By Gilbert Ekezie
An activism movement, One Billion Rising, in partnership with a non-governmental organisation, IRISE, Supol Martins Martial Arts Services, Kwara State Ministry of Art and Culture and farming communities recently held rallies in Lagos and Kwara states, aimed at fighting institutional slavery and all forms of gender-based violence.
It was an opportunity to for the speakers to unite against environmental degradation as well as train the girl-child on the principles of resilience, self-control and self-defence.
The programme, with the theme “Fight for gender justice and Mother Earth, using martial arts to tackle gender-based violence and environmental degradation,” took place in FESTAC Town, Lagos, where young men and women converged to find the connection, synergy and symmetry between gender justice and Mother Earth through martial arts.
While the event lasted, children of three years and above actively participated in jogging, kick-boxing and other activities, as they went through martial arts tutorials aimed at building them to become future leaders.
In Kwara, the organization, in partnership with the Ministry of Art and Culture, as well as farming communities, met to sensitize the people to join the global call for “rising gardens,” the re-awakening of women as custodians of the earth and mother of humanity, to enlighten communities through women on the importance of mother earth’s protection for the sustenance of all lives and food.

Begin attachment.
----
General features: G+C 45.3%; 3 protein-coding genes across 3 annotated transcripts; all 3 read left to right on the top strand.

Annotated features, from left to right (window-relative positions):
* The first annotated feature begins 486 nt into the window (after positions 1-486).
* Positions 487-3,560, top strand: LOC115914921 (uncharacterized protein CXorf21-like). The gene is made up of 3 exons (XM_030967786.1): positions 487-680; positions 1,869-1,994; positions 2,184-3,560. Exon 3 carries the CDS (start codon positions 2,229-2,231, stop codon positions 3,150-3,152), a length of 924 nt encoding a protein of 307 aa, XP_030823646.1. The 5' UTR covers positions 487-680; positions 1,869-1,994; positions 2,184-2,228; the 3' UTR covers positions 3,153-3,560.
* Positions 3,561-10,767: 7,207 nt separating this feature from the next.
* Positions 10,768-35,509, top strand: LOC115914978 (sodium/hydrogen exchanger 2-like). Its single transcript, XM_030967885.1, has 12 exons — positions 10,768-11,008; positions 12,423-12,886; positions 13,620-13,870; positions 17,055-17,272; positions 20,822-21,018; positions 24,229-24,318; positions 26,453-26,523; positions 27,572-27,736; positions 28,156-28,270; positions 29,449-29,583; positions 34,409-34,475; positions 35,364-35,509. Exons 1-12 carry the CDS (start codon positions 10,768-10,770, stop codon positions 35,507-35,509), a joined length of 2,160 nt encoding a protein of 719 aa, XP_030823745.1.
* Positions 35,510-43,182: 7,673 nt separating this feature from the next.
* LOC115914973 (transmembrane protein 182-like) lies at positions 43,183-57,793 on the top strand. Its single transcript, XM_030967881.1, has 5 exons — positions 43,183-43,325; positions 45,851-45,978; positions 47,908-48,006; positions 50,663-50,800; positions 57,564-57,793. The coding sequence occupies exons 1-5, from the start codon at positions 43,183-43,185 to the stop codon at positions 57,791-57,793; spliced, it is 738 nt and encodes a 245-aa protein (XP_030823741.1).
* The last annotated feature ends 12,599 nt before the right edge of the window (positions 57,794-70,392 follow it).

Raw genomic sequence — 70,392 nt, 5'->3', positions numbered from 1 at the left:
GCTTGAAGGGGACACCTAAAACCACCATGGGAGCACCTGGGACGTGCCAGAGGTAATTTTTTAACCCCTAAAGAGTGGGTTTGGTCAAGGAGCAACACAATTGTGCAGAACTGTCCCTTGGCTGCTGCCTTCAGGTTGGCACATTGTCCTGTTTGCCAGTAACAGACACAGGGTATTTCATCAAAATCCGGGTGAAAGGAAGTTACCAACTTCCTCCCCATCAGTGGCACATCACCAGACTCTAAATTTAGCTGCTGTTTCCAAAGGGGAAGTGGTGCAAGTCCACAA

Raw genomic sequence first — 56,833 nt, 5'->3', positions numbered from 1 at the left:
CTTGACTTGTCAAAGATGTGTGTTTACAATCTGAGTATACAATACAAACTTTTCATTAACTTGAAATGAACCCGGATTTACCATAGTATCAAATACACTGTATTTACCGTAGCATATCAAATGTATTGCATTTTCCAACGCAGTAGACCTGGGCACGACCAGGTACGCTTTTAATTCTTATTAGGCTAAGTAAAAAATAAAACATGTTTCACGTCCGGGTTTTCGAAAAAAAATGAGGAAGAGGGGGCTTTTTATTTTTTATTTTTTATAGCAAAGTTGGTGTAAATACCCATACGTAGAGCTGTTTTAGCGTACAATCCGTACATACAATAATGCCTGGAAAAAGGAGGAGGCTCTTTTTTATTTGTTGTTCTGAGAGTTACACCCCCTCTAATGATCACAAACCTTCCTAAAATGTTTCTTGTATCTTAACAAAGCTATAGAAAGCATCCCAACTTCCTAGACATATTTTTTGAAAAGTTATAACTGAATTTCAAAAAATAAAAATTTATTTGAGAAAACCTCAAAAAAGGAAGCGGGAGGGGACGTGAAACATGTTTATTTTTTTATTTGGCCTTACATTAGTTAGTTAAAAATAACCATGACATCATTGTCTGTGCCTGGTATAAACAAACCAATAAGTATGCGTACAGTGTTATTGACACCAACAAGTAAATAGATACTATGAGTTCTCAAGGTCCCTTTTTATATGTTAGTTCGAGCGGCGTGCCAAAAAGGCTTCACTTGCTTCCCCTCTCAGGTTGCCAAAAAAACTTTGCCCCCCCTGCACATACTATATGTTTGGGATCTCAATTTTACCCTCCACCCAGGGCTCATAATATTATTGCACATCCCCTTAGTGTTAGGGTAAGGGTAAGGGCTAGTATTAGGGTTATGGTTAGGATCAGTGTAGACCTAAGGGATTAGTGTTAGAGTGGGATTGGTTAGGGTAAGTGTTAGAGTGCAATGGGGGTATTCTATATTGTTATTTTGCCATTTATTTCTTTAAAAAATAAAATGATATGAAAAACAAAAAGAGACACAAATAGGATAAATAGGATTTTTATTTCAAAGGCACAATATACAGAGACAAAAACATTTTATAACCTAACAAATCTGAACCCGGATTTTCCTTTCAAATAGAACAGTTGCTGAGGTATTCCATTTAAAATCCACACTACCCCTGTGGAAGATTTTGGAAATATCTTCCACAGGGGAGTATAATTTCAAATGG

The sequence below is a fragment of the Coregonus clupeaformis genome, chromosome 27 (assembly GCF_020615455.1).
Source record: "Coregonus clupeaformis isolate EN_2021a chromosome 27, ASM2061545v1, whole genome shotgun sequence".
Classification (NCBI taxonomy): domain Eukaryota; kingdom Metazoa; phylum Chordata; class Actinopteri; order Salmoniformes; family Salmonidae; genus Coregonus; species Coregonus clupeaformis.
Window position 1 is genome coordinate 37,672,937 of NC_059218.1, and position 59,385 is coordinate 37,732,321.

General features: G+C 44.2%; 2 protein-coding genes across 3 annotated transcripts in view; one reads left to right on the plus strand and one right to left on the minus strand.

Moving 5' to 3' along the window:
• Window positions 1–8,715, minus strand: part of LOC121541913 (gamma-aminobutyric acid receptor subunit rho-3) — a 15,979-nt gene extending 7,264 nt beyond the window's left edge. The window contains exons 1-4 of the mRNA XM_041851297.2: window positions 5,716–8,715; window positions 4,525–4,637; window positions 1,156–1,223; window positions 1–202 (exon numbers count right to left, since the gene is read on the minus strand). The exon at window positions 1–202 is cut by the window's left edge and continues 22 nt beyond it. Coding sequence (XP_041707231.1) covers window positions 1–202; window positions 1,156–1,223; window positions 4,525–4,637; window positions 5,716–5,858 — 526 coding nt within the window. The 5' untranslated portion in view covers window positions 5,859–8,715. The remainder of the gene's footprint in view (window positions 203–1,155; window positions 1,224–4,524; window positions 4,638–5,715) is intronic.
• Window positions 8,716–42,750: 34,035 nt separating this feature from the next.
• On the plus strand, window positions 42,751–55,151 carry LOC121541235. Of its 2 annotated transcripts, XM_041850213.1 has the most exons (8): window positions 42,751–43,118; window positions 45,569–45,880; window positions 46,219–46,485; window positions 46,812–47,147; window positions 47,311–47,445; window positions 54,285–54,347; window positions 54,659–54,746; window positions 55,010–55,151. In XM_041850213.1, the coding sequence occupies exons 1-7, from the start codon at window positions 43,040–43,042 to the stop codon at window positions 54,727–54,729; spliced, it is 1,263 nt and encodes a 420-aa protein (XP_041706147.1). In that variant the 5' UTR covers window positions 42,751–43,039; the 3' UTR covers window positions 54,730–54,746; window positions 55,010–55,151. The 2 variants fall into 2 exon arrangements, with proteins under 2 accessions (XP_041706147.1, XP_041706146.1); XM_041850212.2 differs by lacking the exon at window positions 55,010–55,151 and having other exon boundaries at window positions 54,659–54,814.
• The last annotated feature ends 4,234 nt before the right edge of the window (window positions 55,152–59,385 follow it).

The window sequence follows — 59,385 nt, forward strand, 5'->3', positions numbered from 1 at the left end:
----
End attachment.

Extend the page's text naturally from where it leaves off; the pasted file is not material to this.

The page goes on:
Speaking at the event, executive director, IRISE, and country coordinator for One Billion Rising in Nigeria, Omodele Ibitoye, explained that the organisation was a global campaign founded by Eve Ensler in 2012, as part of V-Day movement to end rape and other sexual violence against women. She said it was disturbing that one out of three women stands the risk of being raped and assaulted in her lifetime, according to United Nations (UN) statistics.
She noted that the organisation’s work includes tackling gender-based violence through campaigns, advocacy, sensitization, infusing dance, culture and drama into what they do. According to her, the organisation taps into every art that can impact humans positively.
Her words: “We realize that marshal arts is not all about fighting, but about resilience, learning about self-control and self-defence. You can see a situation in Nigeria where young people are being kidnapped in schools. You can also see the surging rates of gender-based violence, where teenage girls and much younger girls are being sexually assaulted by relatives in the home front. “It is about self-control, teaching young people to be better citizens; that is what martial arts represent. Our job is to help the society become better.”
Chief instructor of Supol Martins Martial Art Academy, Shihan Mantins Alufohai Gabriel, stated that martial arts was vital for self-defence and helps in the area of personal health.
Martins, having represented Nigeria in 1995 and 1999 in the All-Africa Games, where he returned with a bronze medal, said people have seen the impact of martial arts.
The secretary, IRISE Nigeria, MaryJane, described the NGO as one that fights for women generally and helps them to know their rights.
She said: “As you can see, most women don’t really know their rights, and with the current trend, women experience in our society, domestic violence, all other the things happening to the Nigerian woman. Look at the way we are being massacred in Southern Kaduna and all the ills that are going on. We gather women regularly, every year, to educate them on their rights, and what to do when they find themselves in such problems.